And Bangkok Airways has it's own gates, with excellent wifi and a snack area! They have platters of mini-pastries and buns and weird Thai desserts. Two of the pastries had chicken, so they were actually pretty substantial (I didn't try them). They had a popcorn thing like you'd see at a carnival with little bags to put the popcorn in. They had ice coffee on tap, and hot coffee and tea and lots of icky orange type drinks. And water dispensers so I could fill my bottle up - with cold water!
And comfortable couches and rattan chairs. All in big open air lounges. Really something amazing. When it's time to board, you walk out to little trams that wisk you away to the runway. I was sitting on a very comfy couch when a polite Bangkok Airways attendent leaned down and said "Sir? - your flight is boarding now". Oops.
I had two early morning swims at sunrise. It was hard to say goodbye to that lovely bay. Some of the wait staff at the restaurant were very warm in saying goodbye. They must see hundreds and hundreds of us come and go, but I think they are really sincere in their warmth and friendliness. They work really hard - someone told me 12 hour days!
I left a very good tip in the tip box and I know most of my students did as well. The woman who had given me so many great massages happened to be out on the beach as my ferry was pulling away, so I got to wave goodbye to her. That was sweet. I left Eli, my 18 year old student on the island - the last one left. He gets to stay for one more day. Marco and Nika took the ferry with me. Nika was my first EFT practitioner way way back (I was client) and Marco took my workshop. That was a sweet and unexpected blessing, having them with me.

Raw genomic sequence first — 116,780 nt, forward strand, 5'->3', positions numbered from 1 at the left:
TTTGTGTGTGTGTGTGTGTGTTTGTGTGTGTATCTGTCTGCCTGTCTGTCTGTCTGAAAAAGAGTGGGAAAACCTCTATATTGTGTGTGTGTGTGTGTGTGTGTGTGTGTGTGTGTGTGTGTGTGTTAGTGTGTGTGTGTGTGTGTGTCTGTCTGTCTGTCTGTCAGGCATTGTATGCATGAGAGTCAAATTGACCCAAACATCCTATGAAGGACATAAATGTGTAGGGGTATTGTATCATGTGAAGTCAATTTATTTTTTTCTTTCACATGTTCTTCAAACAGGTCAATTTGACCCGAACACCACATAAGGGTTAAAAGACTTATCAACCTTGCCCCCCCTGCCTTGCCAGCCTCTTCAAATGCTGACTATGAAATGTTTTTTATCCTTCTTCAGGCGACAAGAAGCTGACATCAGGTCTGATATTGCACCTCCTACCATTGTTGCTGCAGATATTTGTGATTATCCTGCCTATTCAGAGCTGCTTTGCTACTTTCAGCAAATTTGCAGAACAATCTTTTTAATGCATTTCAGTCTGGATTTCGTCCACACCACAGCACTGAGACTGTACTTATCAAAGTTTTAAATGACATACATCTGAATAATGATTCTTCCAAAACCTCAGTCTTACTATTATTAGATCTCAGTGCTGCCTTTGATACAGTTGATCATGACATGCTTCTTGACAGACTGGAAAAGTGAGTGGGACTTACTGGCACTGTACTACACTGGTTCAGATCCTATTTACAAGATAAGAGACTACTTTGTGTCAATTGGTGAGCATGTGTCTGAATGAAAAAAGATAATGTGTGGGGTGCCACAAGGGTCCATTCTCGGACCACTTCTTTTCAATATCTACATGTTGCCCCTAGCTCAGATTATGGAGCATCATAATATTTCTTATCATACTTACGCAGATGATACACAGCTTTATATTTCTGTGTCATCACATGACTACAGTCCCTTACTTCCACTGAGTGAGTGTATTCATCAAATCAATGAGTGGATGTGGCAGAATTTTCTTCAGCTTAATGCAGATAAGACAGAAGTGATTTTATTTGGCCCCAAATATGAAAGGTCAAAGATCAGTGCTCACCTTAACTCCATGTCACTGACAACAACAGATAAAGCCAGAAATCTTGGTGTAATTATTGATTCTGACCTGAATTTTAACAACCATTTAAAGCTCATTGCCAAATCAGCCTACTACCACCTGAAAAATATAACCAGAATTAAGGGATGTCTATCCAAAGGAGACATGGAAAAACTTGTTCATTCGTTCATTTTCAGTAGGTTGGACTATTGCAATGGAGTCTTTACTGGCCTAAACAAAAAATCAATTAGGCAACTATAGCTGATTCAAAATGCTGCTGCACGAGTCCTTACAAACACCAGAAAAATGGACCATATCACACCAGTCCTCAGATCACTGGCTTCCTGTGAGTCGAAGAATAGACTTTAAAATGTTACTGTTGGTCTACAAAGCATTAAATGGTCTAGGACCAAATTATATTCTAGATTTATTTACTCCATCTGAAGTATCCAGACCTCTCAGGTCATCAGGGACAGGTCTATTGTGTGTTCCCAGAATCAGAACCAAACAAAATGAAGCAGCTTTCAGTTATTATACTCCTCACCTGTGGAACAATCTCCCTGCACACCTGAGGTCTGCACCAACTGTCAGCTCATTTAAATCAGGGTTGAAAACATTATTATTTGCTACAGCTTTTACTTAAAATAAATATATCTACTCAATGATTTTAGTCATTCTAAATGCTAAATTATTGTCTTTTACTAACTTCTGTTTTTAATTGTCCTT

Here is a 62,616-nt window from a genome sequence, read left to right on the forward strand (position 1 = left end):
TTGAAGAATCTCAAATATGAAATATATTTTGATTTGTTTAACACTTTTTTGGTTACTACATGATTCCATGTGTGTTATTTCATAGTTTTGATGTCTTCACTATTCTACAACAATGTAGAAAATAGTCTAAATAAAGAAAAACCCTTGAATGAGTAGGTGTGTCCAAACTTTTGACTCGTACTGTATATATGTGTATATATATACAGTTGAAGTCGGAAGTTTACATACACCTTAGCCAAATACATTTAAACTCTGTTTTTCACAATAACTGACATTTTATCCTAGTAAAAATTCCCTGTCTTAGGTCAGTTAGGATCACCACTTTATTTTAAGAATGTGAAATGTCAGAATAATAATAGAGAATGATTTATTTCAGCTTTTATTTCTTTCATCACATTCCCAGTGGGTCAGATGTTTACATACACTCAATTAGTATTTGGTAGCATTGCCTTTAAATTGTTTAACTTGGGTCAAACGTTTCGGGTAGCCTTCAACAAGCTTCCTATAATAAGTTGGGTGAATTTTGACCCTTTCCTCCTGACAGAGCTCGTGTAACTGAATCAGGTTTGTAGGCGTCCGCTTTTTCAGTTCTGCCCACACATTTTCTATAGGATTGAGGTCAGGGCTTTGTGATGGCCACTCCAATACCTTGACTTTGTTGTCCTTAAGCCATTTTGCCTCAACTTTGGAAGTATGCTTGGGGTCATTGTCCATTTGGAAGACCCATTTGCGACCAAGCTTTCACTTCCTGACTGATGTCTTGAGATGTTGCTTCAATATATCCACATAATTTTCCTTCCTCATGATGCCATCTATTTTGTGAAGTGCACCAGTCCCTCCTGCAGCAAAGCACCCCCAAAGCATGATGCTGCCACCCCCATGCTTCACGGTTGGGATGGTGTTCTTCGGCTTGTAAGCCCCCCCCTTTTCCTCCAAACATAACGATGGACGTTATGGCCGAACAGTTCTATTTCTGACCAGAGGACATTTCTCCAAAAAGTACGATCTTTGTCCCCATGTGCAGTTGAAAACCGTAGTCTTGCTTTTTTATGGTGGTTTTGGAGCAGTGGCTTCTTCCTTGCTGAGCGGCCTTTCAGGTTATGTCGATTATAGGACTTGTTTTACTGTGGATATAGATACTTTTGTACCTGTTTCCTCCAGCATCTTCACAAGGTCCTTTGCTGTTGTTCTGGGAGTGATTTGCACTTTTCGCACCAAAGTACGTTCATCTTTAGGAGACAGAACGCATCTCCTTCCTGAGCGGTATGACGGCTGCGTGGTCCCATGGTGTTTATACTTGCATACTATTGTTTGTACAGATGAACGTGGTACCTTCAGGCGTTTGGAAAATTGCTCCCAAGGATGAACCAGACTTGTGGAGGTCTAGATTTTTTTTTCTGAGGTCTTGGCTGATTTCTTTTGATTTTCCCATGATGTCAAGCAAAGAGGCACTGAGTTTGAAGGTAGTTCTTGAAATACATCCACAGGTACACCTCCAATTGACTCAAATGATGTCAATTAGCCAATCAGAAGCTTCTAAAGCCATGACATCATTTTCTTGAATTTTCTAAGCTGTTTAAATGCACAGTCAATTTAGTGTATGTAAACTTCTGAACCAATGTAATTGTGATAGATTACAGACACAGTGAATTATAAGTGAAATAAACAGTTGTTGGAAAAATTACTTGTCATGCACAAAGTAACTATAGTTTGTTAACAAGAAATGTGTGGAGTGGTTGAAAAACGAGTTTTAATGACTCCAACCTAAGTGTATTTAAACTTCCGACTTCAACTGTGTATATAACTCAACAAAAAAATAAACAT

Okay, now I'm in Bangkok, at the Buddy Hotel on Khao San Road. My whole family was here ten years ago (not at this hotel) and we LOVED it. The atmosphere at night struck Krista and I as a magical carnival and we were swept away by it. Unfortunately, a lot seems to have changed in ten years.
The street isn't super long - it might be the equivalent of ten blocks or more. It's blocked off from cars and has tons of vendors selling t-shirts, cheap clothing, fake IDs (seriously), scorpions on a stick, pad thai for 30 baht, drinks, hammocks, you name it. There are countless streetside cafes and shops. It could be quite charming except for the godawful noise. I can't even call it music. Pretty much every street bar is blaring electronic music and top volume - places right next to eachother, or across the street from one another. It's so fucking loud that it hurts. Communication involves shouting or screaming if it can happen at all.
I mean, seriously, what a nightmare. I saw a few people "dancing" here and there - getting into the spirit of the thing I guess, but most folks just look distressed to me. I walked the length of the street and back, eating some pad thai, but after a short while I couldn't eat anymore - too disruptive to my body. The vast majority of the tourists here are young white kids from Europe or the states. So maybe they like it? I felt asaulted and had to ask myself - what the fuck am I doing here?!
The guy at the front desk says the 'music' is over at 2pm. I hope I can get to sleep earlier than that! My taxi leaves for the airport at 7:30am.